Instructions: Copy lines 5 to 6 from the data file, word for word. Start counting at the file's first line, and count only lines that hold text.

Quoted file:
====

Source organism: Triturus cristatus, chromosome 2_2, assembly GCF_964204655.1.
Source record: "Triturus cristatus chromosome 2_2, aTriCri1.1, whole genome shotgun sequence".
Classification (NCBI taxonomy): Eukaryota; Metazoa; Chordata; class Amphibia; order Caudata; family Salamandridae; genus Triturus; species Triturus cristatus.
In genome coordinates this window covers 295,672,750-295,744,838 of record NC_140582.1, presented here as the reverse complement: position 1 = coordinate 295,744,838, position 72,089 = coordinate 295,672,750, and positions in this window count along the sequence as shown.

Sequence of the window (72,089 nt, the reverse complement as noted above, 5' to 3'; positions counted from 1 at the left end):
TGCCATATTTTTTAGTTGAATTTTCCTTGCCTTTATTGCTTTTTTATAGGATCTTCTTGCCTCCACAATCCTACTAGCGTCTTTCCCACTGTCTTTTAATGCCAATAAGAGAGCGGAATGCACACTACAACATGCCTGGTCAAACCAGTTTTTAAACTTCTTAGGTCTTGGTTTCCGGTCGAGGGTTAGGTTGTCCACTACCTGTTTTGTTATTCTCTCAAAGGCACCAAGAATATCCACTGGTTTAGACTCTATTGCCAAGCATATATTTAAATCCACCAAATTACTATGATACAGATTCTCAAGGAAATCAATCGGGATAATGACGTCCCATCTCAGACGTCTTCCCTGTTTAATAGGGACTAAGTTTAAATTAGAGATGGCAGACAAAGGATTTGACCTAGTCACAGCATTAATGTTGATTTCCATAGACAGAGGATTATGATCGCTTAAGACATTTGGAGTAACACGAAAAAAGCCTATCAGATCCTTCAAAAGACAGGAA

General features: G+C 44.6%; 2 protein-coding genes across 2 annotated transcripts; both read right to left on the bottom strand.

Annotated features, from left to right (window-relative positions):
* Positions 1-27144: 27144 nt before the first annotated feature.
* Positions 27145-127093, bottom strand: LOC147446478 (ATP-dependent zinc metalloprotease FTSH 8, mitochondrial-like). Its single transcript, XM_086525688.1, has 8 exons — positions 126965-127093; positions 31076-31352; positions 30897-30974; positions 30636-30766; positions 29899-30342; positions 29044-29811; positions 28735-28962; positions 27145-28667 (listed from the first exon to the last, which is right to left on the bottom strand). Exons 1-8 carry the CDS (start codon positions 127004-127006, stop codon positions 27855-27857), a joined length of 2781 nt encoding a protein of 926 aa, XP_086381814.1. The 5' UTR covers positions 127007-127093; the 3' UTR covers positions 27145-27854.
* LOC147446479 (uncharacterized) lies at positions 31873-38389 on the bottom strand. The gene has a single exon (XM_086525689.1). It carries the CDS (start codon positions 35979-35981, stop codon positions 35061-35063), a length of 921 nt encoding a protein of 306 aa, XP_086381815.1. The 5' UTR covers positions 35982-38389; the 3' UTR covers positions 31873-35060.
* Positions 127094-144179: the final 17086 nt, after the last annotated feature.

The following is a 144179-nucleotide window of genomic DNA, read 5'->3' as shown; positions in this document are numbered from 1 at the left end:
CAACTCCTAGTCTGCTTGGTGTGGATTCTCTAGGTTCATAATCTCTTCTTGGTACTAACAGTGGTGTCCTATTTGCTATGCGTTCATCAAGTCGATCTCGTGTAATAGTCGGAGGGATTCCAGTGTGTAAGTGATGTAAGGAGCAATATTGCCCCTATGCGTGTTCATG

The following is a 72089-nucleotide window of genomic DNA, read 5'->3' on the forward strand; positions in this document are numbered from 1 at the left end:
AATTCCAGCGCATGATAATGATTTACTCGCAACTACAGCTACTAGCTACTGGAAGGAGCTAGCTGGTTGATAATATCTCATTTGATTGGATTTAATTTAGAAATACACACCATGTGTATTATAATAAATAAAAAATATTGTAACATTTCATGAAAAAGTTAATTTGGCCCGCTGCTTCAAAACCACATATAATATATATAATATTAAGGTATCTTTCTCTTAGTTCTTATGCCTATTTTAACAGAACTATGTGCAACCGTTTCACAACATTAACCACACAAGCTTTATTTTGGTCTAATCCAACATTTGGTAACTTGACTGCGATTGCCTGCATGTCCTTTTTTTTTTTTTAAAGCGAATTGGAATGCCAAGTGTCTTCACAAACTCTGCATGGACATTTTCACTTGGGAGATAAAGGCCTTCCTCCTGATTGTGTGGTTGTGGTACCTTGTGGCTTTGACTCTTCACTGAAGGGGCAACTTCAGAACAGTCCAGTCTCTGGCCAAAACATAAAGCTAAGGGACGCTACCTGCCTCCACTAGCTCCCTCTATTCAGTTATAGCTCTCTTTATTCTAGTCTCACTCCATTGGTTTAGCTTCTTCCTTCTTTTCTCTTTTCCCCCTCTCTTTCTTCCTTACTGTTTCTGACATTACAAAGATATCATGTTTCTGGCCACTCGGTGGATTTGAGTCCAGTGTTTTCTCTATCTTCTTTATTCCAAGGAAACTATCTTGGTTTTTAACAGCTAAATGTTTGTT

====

Sequence of the window (72,089 nt, the reverse complement as noted above, 5' to 3'; positions counted from 1 at the left end):
TGCCATATTTTTTAGTTGAATTTTCCTTGCCTTTATTGCTTTTTTATAGGATCTTCTTGCCTCCACAATCCTACTAGCGTCTTTCCCACTGTCTTTTAATGCCAATAAGAGAGCGGAATGCACACTACAACATGCCTGGTCAAACCAGTTTTTAAACTTCTTAGGTCTTGGTTTCCGGTCGAGGGTTAGGTTGTCCACTACCTGTTTTGTTATTCTCTCAAAGGCACCAAGAATATCCACTGGTTTAGACTCTATTGCCAAGCATATATTTAAATCCACCAAATTACTATGATACAGATTCTCAAGGAAATCAATCGGGATAATGACGTCCCATCTCAGACGTCTTCCCTGTTTAATAGGGACTAAGTTTAAATTAGAGATGGCAGACAAAGGATTTGACCTAGTCACAGCATTAATGTTGATTTCCATAGACAGAGGATTATGATCGCTTAAGACATTTGGAGTAACACGAAAAAAGCCTATCAGATCCTTCAAAAGACAGGAA